click images for larger viewAbove is the corner of Jefferson and Tilden in February.
Newman-Rudolph Lithographing moved out in 1966. Although the building would remain home to a number of other printing companies, its most famous occupant was the Selective Service, as seen in the 1967 photo below, courtesy of the Chuckman Archive. During the Vietnam War, thousands of inductees were processed like cattle on their way to the slaughterhouses of Southeast Asia.
Canal-Congress TIF. Sara Lee is splitting itself into two companies, and we're getting what's currently operating under the placeholder name of MeatCo - Jimmy Dean, Hillshire Farm, Ball Park, etc. The press release claimed a minimum of 500 jobs would be coming to Chicago, a number less than half the division's current employee head count. Reports that a Mrs. Nellie Lovett of London has been contracted to manage outplacement of non-survivors remain unverified.
Advertising Age report, MeatCo is in the midst of a year-long process to come up with a permanent identity. Apparently Wild Onion Meats has already been ruled out. Reportedly also falling away from the list of finalists are Dead Animal Flesh 'R We, and Beatrice.
Sterling Bay Companies acquired the 230,000 square-foot structure, on a two-acre site, in January of this year, and have entered into a long-term lease with MeatCo for 95% of the space. "Sterling Bay began a complete renovation of the building, including: replacing the façade with a new glass curtain wall, installing new passenger elevators, updating all major building systems, and creating indoor parking for over 60 cars." The city's Department of Community Development Report lists Gina Berndt of Perkins+Will as architect of the $30 million project, which should look pretty much like this when finished next year . . .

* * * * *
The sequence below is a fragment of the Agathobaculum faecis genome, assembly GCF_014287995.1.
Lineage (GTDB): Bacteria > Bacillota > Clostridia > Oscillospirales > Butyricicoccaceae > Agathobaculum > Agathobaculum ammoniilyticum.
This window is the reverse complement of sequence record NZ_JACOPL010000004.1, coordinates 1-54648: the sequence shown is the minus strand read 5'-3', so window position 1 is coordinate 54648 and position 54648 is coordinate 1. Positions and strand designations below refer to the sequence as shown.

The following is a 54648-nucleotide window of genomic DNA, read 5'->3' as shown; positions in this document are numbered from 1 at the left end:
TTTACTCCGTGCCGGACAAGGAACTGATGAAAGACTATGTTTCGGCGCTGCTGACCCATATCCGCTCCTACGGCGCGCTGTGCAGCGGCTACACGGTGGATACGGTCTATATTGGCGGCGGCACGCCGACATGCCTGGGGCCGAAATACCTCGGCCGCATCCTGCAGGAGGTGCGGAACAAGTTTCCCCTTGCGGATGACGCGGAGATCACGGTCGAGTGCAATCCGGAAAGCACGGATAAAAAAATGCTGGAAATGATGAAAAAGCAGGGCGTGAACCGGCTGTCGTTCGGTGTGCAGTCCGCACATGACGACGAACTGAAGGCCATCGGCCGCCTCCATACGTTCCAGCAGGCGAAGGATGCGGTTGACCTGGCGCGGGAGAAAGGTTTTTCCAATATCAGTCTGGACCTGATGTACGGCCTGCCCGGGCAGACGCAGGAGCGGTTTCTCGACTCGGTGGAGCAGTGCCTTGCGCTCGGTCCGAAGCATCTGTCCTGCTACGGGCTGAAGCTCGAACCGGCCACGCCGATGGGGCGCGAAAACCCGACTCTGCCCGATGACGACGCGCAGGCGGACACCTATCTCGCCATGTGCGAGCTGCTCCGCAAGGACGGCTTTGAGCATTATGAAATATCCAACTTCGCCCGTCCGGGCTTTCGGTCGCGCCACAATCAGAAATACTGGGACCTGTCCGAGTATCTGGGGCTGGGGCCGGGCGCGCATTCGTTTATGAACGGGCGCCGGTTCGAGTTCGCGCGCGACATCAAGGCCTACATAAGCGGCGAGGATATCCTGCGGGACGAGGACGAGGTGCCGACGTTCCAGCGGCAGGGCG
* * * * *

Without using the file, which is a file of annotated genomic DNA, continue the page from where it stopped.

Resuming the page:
(Note: comments to this post from Proteus Group objected to not being credited in the rendering of the project. It was presented at a public press conference, but we've still removed it. Normally, we're more than happy to accept corrections, but the snarky, self-satisfied tone of their posts doesn't encourage humility. Proteus Group is not mentioned in the official city document we cited, and Sterling Bay failed to respond to our request for the names of the architects for this project. If you want to be properly credited, don't ignore our emails. Or at least get your client's website to admit you exist. The renderings there don't show your copyright either. And speaking of accuracy, you may want to fix your own website, which claims "Proteus Group focuses 100% on healthcare facilities." And try not to be such pompous windbags.)